I could hear the yippy creature from outside. It had only taken an hour or so from Friends to Suzuki Guesthouse https://www.hostelworld.com/pwa/hosteldetails.php/Suzuki-Guesthouse/Kyoto/267526 The city center was like any other, with tall buildings of glass and streets filled with people; a little less here than Tokyo, but still business men and women marching to work. I passed through a market, then around Nijo Castle to my destination. I entered, kicked off my shoes and filled out the usual forms. The lady offered me tea and we talked for a moment. Something about her accent made me question where she learned English. “Self taught,” she said. I was impressed; trying to learn half a dozen sentences in Japanese was difficult for me.
He was like a little cotton ball, a snowy white puff of fur with a loud, screechy voice. Friendly, licky, jumpy, and liked to sniff my grocery bag, he barked at passersby. He was a Pomeranian, most likely crossed with a Chihuahua making him a Pomchi, or a better name another friend and I came up with long ago- Pomehuahua. He reminded me of Jackson.
The owners; husband, wife and dog were the most pleasant and personable I’ve met so far. The lady gave me a map of the city and pointed out all the best shrines and places to see the blooming Sakura flowers. As things started to get bad, which they did, and I spent a few more days indoors than I’d have liked (working on work), she always asked how I was doing and encouraged me to take a break, go for a walk and clear my head before getting back to it. It was mid March, and COVID-19 had finally hit home- hard.
The Imperial Palace of Kyoto was only a little ways away. I was expecting to see the interior of the grounds, but they were closed with guard’s stations at the doors. Instead I toured the grounds, which in hindsight, were a lot more beautiful. It was like a park, with wide gravel roads and large patches of greenery. Families picnicked, kicking around a ball and taking pictures of their children and the scenery. Though some of the trees had not grown into their leaves yet, a patch of cherry blossoms has fully flowered. A crowd had gathered round the half dozen Sakura trees, snapping pics and selfies from every angle. I got a few for myself before finishing my walk about.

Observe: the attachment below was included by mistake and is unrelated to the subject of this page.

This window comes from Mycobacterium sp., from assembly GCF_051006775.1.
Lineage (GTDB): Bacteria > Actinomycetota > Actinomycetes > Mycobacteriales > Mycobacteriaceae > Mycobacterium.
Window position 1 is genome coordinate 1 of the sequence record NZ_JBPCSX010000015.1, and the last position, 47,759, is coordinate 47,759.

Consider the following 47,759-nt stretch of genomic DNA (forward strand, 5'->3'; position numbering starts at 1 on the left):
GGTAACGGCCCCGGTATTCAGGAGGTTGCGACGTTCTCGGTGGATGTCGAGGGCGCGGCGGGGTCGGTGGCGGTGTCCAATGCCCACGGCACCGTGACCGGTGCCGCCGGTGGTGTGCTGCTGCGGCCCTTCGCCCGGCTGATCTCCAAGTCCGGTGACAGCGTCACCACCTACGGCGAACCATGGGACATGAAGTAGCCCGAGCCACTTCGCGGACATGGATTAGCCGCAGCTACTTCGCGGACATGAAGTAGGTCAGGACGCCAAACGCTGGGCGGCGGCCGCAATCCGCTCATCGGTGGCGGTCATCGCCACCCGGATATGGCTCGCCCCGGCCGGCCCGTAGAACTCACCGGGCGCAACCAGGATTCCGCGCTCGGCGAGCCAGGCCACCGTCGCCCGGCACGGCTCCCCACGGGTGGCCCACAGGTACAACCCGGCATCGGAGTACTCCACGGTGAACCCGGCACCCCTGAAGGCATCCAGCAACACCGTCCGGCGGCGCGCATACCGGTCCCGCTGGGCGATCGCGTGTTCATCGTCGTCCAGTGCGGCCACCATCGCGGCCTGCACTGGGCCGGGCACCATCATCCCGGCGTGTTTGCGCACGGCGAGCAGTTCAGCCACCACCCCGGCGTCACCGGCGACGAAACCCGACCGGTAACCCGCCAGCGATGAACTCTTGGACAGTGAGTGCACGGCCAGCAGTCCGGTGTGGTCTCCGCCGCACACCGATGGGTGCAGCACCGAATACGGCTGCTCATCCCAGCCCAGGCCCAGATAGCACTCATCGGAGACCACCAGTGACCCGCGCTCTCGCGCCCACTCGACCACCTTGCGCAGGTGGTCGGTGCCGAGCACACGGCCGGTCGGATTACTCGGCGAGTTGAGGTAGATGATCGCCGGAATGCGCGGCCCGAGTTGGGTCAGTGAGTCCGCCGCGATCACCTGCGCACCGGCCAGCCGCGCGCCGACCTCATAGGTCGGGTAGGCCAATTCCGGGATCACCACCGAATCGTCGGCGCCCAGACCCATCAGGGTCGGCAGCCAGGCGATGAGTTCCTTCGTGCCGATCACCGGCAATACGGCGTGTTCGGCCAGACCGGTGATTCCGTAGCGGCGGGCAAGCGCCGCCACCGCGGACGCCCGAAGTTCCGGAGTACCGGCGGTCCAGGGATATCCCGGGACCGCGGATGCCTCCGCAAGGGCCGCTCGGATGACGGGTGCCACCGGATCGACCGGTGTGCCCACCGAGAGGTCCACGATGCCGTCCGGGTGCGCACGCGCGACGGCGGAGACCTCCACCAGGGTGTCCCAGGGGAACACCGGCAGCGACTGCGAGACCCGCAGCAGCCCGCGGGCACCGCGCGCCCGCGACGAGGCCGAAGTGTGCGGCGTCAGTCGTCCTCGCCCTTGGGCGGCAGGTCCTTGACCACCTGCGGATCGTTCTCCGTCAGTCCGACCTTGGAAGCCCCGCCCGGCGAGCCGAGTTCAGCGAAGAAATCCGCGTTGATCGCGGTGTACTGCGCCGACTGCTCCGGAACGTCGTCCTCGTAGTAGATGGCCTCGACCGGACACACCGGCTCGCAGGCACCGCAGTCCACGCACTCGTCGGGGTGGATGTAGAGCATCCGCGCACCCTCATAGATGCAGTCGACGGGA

Another day I headed to somewhere called the golden pavilion, or Kinkaku-ji temple. Less than a sixty minute walk through the city suburbs and a quick purchase of a ticket, the grounds opened up. Coming across it for the first time, I held my breath. The bright yellow temple sat picturesque on the edge of a lake, glittering gold in the noonday sunlight. Hundreds of people were taking photos, most of which were locals, which surprised me a little. Out of all the digital cameras and cell phones, one guy had a Polaroid which totally threw me off. Girls posed cutely with the temple in the background, some in their traditional garb of colorful kimonos. I guess since I looked foreign, a traveling European couple asked me to get a pic of the two together. The grounds were well kept, snaking through the landscape, rising and falling with the terrains natural contours. There were a few more little stops along the way, but nothing could beat that first sight.
What I was not expecting in Japan was a touch of Norse mythology. On my first night I made my noodles as usual and went to sit. She was by herself, staring at her screen with headphones in. Normally I’d leave someone preoccupied alone, and go sit by myself, but something pulled me to sit with her. We exchanged pleasantries and got to talking. Freya, named for the goddess of love and beauty was from Denmark and working at the hostel. Discussing all things Japan at first got us somehow on the topic of school. Apparently in Europe (mostly Scandinavia) they have ‘high schools’ solely dedicated to learning and the practice of fine arts: creative writing, painting, music and culinary and probably a lot more. They’re international schools, which she said weren’t too expensive and housed post secondary students in college dorms. Might be something to look into.
Thinking about moving on, something else has come up. The epidemic has spread and is already starting to cause a lot of chaos. With my job at home restricting my hours to near zero and Freya and the owners in a bit of a panic, it’s time to start thinking about what to do next.